Thus, the question is whether sociologists use some standard strategy for constructing conceptual definitions [see, e.g.: 41] for such complex concepts with varying connotations, which is the necessary first step in their empirical ‘measurement’. Perhaps, there is a general path in the sociological search for ‘legitimate’ conceptual definitions of intangible and ambivalent ‘objects’ (taking into account that some social phenomena can be underrepresented to be worth studying, some can be tabooed, some are traditionally ignored as irrelevant/insignificant despite their acuteness in either sociological discourse or everyday life). The emphasis on the first step (focus on the macro-sociological dimension of the phenomena under study) on this general path is more typical for the sociological interpretation of more personally ‘loaded’ words (like love and happiness); while the emphasis on the second step (identification of objective and subjective indicators of the phenomenon under study) is more typical for the sociological interpretation of more socially ‘loaded’ words (like trust and justice) due to their greater importance for social control and order. Sometimes these steps are well represented in a specific book, but more often we need to reconstruct them from many works on different aspects of the social phenomenon under study.

A good example of the first step is the book by Illouz who defines sociology as “a study of collective forms of sufferings: inequality, poverty, discrimination, diseases, political oppression, large-scale armed conflicts, and natural disasters… Sociology has been very successful in analyzing these collective forms of suffering, yet has neglected the analysis of ordinary psychic sufferings that inheres in social relationships… If sociology is to remain relevant to modern societies, it must imperatively explore the emotions that reflect the vulnerability of the self in conditions of late modernity that is at once institutional and emotional” [25. P. 15]. Although the book describes love [see in more detail: 53], the same applies to happiness: there is the misery of both love (romantic pain) and unhappiness (despite objective well-being); there is the great transformation of both love and happiness as expressed in the changes of our will (how we want something), recognition (what matters for our self-esteem) and desire (what we long for and how); there is the marketization (penetration of marketing language and techniques into the realm of interpersonal relationships ) of both love and happiness [according to: 38] — the mass media sets criteria of attractiveness and worth for being loved and happy, because “sexuality, desire, and love [happiness] had become tightly intertwined with social stratification… and penetration of economics” [25. P. 58].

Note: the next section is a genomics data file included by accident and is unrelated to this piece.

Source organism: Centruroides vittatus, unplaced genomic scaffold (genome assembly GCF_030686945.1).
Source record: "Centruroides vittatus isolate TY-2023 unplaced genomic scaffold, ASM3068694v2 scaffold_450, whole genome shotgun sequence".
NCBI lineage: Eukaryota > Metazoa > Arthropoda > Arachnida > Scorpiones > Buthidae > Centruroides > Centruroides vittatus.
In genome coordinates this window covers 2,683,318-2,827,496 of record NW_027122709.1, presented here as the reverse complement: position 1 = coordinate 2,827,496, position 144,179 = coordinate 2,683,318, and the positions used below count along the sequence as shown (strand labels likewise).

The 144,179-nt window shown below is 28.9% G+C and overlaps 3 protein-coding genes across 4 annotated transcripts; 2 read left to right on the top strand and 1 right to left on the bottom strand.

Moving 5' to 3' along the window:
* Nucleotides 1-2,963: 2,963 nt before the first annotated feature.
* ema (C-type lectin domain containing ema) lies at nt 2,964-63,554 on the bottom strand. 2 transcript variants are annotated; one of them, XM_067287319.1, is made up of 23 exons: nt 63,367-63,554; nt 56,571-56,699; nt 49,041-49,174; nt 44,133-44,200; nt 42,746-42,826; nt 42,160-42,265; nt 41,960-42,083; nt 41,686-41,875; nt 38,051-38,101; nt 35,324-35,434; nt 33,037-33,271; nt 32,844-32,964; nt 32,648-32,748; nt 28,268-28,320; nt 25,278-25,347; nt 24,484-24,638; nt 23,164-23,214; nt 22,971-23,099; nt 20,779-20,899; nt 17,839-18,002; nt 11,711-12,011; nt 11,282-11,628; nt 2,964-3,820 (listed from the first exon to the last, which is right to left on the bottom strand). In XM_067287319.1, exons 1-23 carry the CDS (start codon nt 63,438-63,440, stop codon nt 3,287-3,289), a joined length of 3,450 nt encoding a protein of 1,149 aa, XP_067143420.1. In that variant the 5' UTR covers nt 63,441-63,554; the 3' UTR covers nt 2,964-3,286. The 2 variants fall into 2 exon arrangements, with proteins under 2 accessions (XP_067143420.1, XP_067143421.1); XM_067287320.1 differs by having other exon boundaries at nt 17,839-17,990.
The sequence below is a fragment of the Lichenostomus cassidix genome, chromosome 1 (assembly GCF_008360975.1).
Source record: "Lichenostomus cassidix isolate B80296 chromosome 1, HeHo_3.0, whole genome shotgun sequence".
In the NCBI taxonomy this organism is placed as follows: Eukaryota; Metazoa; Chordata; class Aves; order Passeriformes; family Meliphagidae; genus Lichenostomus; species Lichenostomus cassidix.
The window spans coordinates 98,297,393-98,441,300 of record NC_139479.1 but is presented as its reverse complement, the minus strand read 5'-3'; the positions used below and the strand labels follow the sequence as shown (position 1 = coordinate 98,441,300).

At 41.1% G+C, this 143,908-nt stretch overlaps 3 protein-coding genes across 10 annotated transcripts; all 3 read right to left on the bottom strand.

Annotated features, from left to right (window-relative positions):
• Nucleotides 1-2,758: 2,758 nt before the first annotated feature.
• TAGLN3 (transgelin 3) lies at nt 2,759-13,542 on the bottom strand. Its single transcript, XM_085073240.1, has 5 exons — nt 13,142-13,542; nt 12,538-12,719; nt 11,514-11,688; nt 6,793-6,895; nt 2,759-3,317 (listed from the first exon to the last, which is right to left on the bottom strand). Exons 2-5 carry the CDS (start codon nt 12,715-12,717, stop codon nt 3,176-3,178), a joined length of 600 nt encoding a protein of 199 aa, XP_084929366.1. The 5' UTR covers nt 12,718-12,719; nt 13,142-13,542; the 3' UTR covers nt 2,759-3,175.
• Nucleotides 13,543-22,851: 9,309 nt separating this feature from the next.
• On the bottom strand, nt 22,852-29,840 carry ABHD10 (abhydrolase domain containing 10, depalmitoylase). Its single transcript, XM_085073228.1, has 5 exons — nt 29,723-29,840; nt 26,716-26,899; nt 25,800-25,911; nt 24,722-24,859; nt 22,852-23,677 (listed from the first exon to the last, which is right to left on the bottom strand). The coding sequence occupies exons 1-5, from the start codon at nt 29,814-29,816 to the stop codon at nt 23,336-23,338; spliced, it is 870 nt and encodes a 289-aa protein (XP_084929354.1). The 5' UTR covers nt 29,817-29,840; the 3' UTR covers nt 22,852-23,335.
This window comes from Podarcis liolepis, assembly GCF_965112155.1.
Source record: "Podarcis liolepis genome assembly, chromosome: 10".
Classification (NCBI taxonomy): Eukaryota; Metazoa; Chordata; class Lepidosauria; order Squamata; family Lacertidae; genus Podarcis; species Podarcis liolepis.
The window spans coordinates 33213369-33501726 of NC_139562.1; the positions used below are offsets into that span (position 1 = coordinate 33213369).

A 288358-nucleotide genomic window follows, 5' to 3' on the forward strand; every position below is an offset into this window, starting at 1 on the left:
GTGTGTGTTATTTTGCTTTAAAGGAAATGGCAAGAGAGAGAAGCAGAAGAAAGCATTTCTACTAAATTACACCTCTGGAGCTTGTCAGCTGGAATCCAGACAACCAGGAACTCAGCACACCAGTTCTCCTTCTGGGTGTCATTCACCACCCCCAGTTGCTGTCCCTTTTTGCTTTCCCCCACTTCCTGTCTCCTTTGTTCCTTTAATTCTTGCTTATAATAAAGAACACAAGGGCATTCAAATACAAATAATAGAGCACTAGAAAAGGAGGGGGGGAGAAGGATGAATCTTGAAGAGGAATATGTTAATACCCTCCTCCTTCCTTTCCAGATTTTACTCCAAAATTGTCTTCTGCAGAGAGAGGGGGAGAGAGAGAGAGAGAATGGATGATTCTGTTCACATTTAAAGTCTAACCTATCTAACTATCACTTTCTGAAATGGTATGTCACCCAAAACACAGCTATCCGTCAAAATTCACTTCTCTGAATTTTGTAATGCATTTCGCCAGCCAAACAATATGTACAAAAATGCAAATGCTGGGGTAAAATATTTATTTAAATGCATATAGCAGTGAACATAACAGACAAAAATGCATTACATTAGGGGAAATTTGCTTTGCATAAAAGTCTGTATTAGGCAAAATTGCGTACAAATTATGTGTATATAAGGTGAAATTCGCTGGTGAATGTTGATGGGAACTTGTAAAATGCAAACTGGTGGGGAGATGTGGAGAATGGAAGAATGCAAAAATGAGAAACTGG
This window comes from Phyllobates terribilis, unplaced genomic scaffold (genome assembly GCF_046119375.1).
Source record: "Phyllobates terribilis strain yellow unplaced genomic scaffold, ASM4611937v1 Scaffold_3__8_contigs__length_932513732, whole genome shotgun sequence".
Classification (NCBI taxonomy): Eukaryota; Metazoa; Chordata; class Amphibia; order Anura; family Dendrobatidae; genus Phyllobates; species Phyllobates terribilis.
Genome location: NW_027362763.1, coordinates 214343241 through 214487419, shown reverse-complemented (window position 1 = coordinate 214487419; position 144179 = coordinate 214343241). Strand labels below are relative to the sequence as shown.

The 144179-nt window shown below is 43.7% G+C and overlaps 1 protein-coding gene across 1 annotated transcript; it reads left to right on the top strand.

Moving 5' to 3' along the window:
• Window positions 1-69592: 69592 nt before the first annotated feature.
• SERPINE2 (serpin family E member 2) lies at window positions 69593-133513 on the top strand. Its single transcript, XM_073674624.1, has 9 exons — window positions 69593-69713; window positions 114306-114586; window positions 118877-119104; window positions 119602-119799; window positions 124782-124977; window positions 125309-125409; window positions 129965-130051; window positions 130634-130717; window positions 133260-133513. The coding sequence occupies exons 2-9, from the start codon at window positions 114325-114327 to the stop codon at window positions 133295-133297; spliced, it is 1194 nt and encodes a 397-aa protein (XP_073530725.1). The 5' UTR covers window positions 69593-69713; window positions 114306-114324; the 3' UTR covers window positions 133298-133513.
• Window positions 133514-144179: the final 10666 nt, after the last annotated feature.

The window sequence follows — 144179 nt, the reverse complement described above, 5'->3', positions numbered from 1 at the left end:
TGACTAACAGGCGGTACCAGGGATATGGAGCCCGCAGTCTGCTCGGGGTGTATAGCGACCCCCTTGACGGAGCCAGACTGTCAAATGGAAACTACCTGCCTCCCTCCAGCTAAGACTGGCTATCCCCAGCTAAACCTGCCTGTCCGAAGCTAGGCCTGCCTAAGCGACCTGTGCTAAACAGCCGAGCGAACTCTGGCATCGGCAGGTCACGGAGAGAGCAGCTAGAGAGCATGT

In the contemporary society, both love and happiness are increasingly considered a matter of personal choice, although it is as increasingly hard to make choices in the world of real and imagined options given our cognitive biases, ‘information overload’ and emotional delusions (we ‘learn’ fictional emotions through the identification with fiction and cinema characters and storylines). In the pre-modern times, “the center of gravity… referred to propriety, and strongly coded sex and gender conflict; today it focuses on the self disconnected from rank and defined by interiority and emotions; …to be in love [happy] is to overcome a sense of ordinary invisibility, and entails a sense of uniqueness and an increased sense of self-worth” [25. P. 112, 113]. “Social worth is no longer a straightforward outcome of one’s economic or social status, but has to be derived from one’s self, defined as a unique, private, personal, and non-institutional entity. …And modern social worth is chiefly performative: it is to be achieved in the course of and through one’s interactions with others” [25. P. 119], which can make us both loved (rejected) and happy (miserable). Moreover, “pre-modern rationality involved little or no formal ‘expert’ knowledge… Contemporary actors from adolescence to adulthood develop an elaborate set of criteria for the selection of a mate and very sophisticated means to reach their goals [love and happiness — socially desirable and ‘standardized’ life goals]” [25. P.180]. Because the options and choices are numerous, changing and rationalized, we need ‘experts’ (from psychological counseling, divorce lawyers and non-fiction books to close friends or occasional anonymous friends in the Internet) to explain and ‘teach’ us what are our ‘real’ feelings and desires, what are true and achievable love and happiness, what are indicators of us having become loved and happy is we are not sure about our feelings and ‘status’.